I do it both ways and barely notice a difference. Most often I cook pot roast on the stove if I'm available to baby-sit it, and in the oven if not. The more even heat of the oven resists scorching, etc. Another option that works well (and please don't laugh) is a crock pot.
 
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I would do like Brian, cool and remove fat.
I would use the stove top, or charvoal fire (potjie).
Main reason is that I currently don't have an oven ;)
 
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Fat is a gift from the culinary gods. Its not the plague of the kitchen that some find it to be.

Skim the fat and use it to make gravy or a delicious pan sauce or simply freeze it for later use. There's no better fat to use to make things like a roux, pastries or to sauté aromatics, frying potatoes, gnocchi, etc.

Rendering is easy but, its time consuming. Learn how if you don't know already and you will find that beef tallow will become a very precious commodity in your kitchen.

Cheers! :)
 
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I follow but as I was checking as it was cooking. I saw no real accumulation fat on the top.
That is why I was befuddled. When I Stuck my rubber spatula to turn the braising liquid, it came back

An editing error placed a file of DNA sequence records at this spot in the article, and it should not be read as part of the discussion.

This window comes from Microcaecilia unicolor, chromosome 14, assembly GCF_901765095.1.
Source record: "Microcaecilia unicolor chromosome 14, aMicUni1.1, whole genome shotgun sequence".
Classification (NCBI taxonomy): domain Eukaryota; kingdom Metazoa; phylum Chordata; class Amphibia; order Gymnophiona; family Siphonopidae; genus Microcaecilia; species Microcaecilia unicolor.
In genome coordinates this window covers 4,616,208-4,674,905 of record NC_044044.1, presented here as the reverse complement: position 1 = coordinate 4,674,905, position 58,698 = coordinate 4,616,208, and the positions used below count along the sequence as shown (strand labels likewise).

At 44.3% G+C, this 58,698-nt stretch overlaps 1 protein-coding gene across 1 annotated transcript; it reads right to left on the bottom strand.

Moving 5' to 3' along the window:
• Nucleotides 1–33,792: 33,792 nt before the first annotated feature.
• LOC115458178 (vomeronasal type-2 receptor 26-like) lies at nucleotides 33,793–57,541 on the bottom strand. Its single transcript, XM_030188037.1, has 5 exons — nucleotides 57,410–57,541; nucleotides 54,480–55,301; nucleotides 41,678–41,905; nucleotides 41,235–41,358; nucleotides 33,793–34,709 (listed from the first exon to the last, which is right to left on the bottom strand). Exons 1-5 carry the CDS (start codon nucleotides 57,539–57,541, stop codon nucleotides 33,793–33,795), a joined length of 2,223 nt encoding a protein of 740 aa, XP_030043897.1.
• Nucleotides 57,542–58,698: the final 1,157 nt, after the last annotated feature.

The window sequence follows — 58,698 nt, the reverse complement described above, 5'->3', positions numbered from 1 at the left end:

with a film of oil. Like it was suspended fat. I am still pissed off with this pot roast!
 
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That happens. Pot roast, chili, and other stews. Perfectly normal. Don’t be upset… especially if it tasted good. Live and learn. :)
 
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You could also try a leaner cut of meat, though it runs the risk of tasting quite dry once cooked. Look for like eye of round or bottom round. It’ll be less tasty but it will be a lot less fatty.

your chuck was likely still a little tough because it was undercooked. Tough meat like that takes a long time to break down and become tender.
 
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I Flour and brown the roast in a heavy duty thick bottom pot. I take it out and add my vegetables, tomato paste, chopped garlic and then deglaze with red wine and reduce. I put the roast back into the pot on top of the vegetables and add beef stock to braise. I add the rest of the seasonings, cover and bring to a boil. I cover and put into a 275 degree oven for 3 or 4 hours.............If yours was greasy it can only be one of two things or both.....To much oil to brown the meat or to much fat in the meat. The gravy that comes from the braising liquid should be full of flavor and not greasy.......ChefBillyB